If your home is on the market now--or will be soon--be sure you know how the sale will impact your 2015 tax return.
When you sell your principal residence, you can exclude up to $250,000 ($500,000 for joint filers) of gain if you meet certain tests. Gain that qualifies for the exclusion also will be excluded from the net investment income tax ("NIIT"). To support an accurate tax basis, maintain thorough records, including information on your original cost and subsequent improvements, reduced by casualty losses and any depreciation that you may have claimed based on business use.
Warning: Gain on the sale of a principal residence generally isn’t excluded from income if the gain is allocable to a period of non-qualified use. Generally, this is any period after 2008 during which the property isn’t used as your principal residence. There’s an exception if the home is first used as a principal residence and then converted to non-qualified use.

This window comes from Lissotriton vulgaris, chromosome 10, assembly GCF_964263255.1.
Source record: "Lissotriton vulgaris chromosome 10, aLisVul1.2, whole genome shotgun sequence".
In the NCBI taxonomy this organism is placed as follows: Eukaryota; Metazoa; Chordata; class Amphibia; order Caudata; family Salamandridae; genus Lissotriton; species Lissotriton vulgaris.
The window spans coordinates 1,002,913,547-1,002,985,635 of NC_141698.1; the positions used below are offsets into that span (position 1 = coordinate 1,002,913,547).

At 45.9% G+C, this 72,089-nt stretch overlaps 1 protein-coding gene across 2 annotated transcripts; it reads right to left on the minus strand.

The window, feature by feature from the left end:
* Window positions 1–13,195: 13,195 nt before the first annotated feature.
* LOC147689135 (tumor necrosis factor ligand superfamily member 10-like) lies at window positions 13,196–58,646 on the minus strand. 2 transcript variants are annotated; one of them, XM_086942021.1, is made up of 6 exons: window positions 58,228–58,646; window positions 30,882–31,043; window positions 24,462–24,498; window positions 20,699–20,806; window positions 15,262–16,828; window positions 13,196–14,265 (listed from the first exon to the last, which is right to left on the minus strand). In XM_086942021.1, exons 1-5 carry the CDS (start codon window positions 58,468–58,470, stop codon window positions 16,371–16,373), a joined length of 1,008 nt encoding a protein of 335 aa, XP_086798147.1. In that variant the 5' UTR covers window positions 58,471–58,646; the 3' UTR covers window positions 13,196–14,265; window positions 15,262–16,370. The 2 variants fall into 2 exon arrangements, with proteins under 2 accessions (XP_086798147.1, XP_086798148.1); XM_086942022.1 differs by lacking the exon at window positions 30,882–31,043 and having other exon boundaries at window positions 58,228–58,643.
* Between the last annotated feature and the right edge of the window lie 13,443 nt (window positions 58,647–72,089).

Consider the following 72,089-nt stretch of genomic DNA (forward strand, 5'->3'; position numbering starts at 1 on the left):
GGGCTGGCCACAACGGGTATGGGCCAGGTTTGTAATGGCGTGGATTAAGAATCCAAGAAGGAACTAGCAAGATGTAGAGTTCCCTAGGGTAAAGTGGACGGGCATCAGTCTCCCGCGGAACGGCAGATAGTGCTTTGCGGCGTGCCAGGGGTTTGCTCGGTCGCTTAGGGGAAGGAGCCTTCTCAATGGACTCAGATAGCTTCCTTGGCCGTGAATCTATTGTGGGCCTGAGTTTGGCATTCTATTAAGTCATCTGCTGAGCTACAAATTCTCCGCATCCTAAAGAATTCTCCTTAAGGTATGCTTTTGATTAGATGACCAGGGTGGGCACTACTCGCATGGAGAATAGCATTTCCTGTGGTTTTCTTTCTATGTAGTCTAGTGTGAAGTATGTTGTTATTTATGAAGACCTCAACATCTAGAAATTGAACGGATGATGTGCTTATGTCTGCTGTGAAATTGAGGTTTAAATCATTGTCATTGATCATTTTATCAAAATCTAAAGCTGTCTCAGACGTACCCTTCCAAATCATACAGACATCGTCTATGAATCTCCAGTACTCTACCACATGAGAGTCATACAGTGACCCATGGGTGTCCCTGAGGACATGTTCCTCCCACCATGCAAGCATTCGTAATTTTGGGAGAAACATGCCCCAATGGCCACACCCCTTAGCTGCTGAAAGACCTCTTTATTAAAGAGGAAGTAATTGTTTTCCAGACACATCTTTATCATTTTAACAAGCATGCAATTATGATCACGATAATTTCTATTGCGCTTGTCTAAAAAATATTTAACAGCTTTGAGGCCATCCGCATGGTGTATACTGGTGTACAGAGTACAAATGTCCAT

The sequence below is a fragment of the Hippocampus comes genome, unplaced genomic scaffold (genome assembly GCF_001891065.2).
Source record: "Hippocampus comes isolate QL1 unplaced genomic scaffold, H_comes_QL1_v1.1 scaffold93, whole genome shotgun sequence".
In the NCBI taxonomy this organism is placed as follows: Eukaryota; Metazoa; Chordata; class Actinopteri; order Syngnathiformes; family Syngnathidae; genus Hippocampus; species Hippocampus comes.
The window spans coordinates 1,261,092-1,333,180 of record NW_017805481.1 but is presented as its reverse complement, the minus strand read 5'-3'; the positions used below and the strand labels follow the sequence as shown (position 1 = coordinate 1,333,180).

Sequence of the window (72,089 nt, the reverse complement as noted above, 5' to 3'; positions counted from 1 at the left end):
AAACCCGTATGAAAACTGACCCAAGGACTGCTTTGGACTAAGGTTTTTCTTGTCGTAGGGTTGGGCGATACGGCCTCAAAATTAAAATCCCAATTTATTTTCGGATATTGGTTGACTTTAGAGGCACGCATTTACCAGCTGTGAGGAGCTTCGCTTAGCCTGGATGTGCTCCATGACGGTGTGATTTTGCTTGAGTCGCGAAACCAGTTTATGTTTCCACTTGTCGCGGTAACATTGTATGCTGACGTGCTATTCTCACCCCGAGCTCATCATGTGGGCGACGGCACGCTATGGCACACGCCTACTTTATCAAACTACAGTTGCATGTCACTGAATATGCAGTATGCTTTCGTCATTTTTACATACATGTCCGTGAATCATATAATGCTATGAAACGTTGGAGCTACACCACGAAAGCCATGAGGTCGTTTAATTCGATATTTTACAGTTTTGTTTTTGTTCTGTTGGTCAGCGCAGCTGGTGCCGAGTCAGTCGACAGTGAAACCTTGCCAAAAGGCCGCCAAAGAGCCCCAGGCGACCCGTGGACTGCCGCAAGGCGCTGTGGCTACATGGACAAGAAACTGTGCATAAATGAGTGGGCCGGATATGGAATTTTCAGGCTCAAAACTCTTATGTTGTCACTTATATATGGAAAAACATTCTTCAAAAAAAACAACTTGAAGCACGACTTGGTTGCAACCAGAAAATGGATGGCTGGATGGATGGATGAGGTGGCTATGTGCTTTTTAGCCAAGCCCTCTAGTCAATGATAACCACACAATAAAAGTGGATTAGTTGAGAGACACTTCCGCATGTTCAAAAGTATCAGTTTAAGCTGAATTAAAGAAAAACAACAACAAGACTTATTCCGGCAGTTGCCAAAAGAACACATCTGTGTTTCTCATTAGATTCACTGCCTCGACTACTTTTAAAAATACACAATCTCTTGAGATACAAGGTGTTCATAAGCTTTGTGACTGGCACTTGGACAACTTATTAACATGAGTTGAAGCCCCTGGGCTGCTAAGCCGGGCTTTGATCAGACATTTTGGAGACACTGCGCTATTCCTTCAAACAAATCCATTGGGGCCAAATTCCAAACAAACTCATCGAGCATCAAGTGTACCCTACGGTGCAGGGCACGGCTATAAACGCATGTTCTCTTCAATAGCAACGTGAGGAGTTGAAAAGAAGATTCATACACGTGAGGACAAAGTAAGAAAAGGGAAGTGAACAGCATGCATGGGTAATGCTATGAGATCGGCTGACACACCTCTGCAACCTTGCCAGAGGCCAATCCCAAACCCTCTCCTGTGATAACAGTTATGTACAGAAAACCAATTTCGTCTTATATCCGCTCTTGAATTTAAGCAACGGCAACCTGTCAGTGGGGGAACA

Losses on the sale of a principal residence aren’t deductible. But if part of your home is rented or used exclusively for your business, the loss attributable to that portion will be deductible, subject to various limitations.
Because a second home is ineligible for the gain exclusion, consider converting it to rental use before selling. It can be considered a business asset, and you may be able to defer tax on any gains through an installment sale or a Section 1031 exchange. Sec. 1031 exchange is also known as a “like-kind” exchange, this technique allows you to exchange one real estate investment property for another and defer paying tax on any gain until you sell the replacement property. Warning: Restrictions and significant risks apply.
Or you may be able to deduct a loss, but only to the extent attributable to a decline in value after the conversion.
Seek the services of a legal or tax adviser before implementing any ideas contained in this blog. To reach a financial advisor at Lane Gorman Trubitt PLLC, call (214) 871.7500 or email email@example.com.